Breakthrough in tinnitus research could lead to testable model

Richard Salvi, director of the Center for Hearing and Deafness.

Research by Richard Salvi and colleagues in China and Canada may provide insights into how tinnitus may develop and be sustained.

Global research team finds the neural network to be more extensive than previously believed

Release Date: May 12, 2015 This content is archived.

“Certain brain regions become very active once tinnitus is induced, much more so than it is for an animal with normal hearing.”
Richard Salvi, director, Center for Hearing and Deafness
University at Buffalo

BUFFALO, N.Y. – Tinnitus is the most common service-related disability for veterans returning from Iraq and Afghanistan. Often described as a ringing in the ears, more than 1.5 million former service members, one out of every two combat veterans, report having this sometimes debilitating condition, resulting in more than $2 billion dollars in annual disability payments by the U.S. Department of Veterans Affairs.

Tinnitus is largely a mystery, a phantom sound heard in the absence of actual sound. Tinnitus patients “hear” ringing, buzzing or hissing in their ears much like an amputee might “feel” pain in a missing limb. It is a symptom, not a disease, and though exposure to loud noise may cause it, some cases have no apparent trigger.

Existing treatments, meantime, are unreliable, either not working at all or varying greatly in effectiveness for those who report some relief.

But a global research effort involving investigators from the University at Buffalo; Southeast University in Nanjing, China; and Dalhousie University in Nova Scotia, Canada, have made a major breakthrough that provides new insights into how tinnitus, and the often co-occurring hyperacusis, a condition that causes sounds to be perceived as intolerably loud, might develop and be sustained.

The results of the study, to be published in a forthcoming edition of eLife, suggest the neural network responsible is more expansive than previously thought.  The findings could lead to a testable model that helps to identify what region or regions of the brain might be responsible for causing the two conditions.

Having conceptualized a broader, more comprehensive neural network, the researchers hope to eventually test the model by deactivating specific segments of the neural network. By process of elimination they would learn if shutting down one part of that network relieves tinnitus, hyperacusis or both conditions.

Until the mid-1990s, tinnitus was thought to be centered in the ear, but patients who lost their hearing on one side after a surgical tumor removal unrelated to the condition reported still hearing a ringing – in their deaf ear.

“This changed the thinking in the field,” says Richard Salvi, director of UB’s Center for Hearing and Deafness, and one of the study’s authors. “Having severed the neural connection between the ear and the brain, it’s impossible for the phantom sound to be generated in the ear. It has to be generated in the brain.”

Though it’s not known yet exactly where and how tinnitus occurs in the brain, Salvi says their functional MRI studies show the abnormal activity underlying tinnitus and hyperacusis isn’t confined to a specific brain location, but actually involves a neural network.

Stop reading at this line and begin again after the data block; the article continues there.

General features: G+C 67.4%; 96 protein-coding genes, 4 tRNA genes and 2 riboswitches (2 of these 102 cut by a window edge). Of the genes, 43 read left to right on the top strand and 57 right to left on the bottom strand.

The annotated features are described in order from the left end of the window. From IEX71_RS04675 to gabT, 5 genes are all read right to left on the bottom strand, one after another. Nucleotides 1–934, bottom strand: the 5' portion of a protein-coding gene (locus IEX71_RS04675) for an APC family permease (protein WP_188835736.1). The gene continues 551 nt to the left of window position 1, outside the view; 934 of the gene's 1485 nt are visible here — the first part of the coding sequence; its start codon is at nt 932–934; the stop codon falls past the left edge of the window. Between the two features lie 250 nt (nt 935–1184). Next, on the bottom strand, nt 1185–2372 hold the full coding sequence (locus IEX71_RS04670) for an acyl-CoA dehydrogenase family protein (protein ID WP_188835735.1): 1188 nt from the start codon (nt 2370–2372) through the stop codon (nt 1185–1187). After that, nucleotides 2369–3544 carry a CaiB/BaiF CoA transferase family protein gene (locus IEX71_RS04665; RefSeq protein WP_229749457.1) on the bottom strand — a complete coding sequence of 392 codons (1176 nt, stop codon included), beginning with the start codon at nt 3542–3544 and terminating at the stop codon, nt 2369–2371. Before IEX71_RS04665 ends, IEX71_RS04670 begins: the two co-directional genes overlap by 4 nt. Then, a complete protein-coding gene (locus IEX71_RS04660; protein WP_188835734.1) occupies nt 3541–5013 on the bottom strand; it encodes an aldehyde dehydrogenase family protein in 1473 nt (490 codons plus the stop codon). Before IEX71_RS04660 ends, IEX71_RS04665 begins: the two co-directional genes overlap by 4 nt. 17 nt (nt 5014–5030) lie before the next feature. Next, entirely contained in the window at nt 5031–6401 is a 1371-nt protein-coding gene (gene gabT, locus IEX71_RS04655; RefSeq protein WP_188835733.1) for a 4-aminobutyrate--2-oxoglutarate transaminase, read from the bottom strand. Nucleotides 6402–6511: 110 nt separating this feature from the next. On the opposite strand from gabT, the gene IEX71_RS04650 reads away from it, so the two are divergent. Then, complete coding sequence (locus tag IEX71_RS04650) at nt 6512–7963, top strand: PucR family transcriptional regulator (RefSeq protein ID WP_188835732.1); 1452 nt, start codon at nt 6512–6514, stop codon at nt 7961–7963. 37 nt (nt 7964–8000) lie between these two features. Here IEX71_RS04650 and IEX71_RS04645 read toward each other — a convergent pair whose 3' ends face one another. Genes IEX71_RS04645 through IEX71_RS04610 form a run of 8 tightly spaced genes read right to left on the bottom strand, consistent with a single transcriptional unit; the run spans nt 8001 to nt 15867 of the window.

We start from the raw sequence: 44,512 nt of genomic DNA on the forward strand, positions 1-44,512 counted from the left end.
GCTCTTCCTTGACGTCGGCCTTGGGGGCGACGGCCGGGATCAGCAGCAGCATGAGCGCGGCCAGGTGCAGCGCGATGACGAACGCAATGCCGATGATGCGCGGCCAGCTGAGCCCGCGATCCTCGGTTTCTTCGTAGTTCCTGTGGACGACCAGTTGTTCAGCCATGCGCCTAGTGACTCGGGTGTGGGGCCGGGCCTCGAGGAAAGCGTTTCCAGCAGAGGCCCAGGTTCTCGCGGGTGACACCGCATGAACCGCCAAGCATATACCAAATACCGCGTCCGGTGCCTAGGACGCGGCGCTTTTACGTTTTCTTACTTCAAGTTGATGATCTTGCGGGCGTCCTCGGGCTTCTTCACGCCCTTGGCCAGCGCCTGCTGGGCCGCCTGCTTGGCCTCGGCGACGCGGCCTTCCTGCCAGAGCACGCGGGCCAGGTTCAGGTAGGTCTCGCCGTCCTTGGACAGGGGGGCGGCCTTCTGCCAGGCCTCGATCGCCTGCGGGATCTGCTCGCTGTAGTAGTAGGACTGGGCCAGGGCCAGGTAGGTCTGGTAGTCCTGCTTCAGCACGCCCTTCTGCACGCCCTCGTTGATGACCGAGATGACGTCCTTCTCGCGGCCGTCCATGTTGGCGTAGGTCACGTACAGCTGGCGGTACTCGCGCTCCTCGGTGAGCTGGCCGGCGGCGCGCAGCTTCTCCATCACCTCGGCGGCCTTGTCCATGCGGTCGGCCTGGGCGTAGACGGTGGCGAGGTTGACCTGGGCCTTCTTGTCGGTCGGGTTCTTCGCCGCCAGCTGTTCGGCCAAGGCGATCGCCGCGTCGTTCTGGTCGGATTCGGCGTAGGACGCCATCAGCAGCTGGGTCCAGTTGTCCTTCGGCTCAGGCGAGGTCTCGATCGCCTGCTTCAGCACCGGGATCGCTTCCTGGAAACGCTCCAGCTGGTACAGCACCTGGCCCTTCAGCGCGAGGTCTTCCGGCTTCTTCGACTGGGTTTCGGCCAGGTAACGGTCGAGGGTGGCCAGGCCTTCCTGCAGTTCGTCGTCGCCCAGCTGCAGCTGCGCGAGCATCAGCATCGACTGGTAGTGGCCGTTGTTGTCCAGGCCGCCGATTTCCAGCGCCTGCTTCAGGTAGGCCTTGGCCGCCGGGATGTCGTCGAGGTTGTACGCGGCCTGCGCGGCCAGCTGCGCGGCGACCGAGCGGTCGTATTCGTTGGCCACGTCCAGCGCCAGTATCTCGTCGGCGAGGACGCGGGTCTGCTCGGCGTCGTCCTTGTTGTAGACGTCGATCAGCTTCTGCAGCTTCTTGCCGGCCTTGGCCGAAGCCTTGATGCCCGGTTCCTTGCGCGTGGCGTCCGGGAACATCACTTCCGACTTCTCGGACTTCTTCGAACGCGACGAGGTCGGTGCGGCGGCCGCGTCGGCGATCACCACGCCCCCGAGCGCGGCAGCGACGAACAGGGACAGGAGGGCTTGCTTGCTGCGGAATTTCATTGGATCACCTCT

Unlike traditional MRIs, which show only structure, functional MRIs show what parts of the structure are active at a given time while functional connectivity MRI reveals how one part of the brain interacts with other regions, much like partners would interact on a dance floor, explains Yu-Chen Chen, a radiologist at Southeast University and one of the study’s co-authors.

The researchers induced tinnitus in rats by administering the active ingredient in aspirin, which has long been known to produce tinnitus and hyperacusis symptoms in humans.

“Certain brain regions become very active once tinnitus is induced, much more so than it is for an animal with normal hearing,” says Salvi. “Even though high-dose aspirin induces a hearing loss and less information is being sent from the ear to the brain as a result, the brain responds with greater activity. It’s paradoxical, like a car getting better gas mileage with a less efficient engine.”

Tracing the network’s course, the investigators identified a major hub within the central auditory pathway, the sound processing center of the brain.

“Other research has shown this activity, but what is novel about the current study is the amygdala pops up. This is the part of the brain that assigns emotion to our perceptions,” says Salvi. “Many patients report the onset of tinnitus after experiencing significant stress or anxiety. We think it’s not just the hearing loss that’s essential. There are other emotional factors working together with the auditory factors.”

The reticular formation, an arousal center involved in the “fight or flight” response is active too, plus the hippocampus, the memory region of the brain that helps identify where things are located, such as the location of the phantom sound.

So the auditory system is connecting sound to a location, the ear in this case. There is emotion and arousal, but the final puzzling piece to the network is activity in the cerebellum, normally activated during motor planning events like reaching for a cup or catching a ball.

“We were shocked when this part of the brain popped up,” says Salvi. “Almost all parts of the network can be explained: location of sound; the emotional attachment; why people get aroused when they have tinnitus; we’re puzzled by the cerebellum involvement, but it might act like some kind of “gate” that’s allowing the phantom sound to enter the consciousness,” says Salvi.

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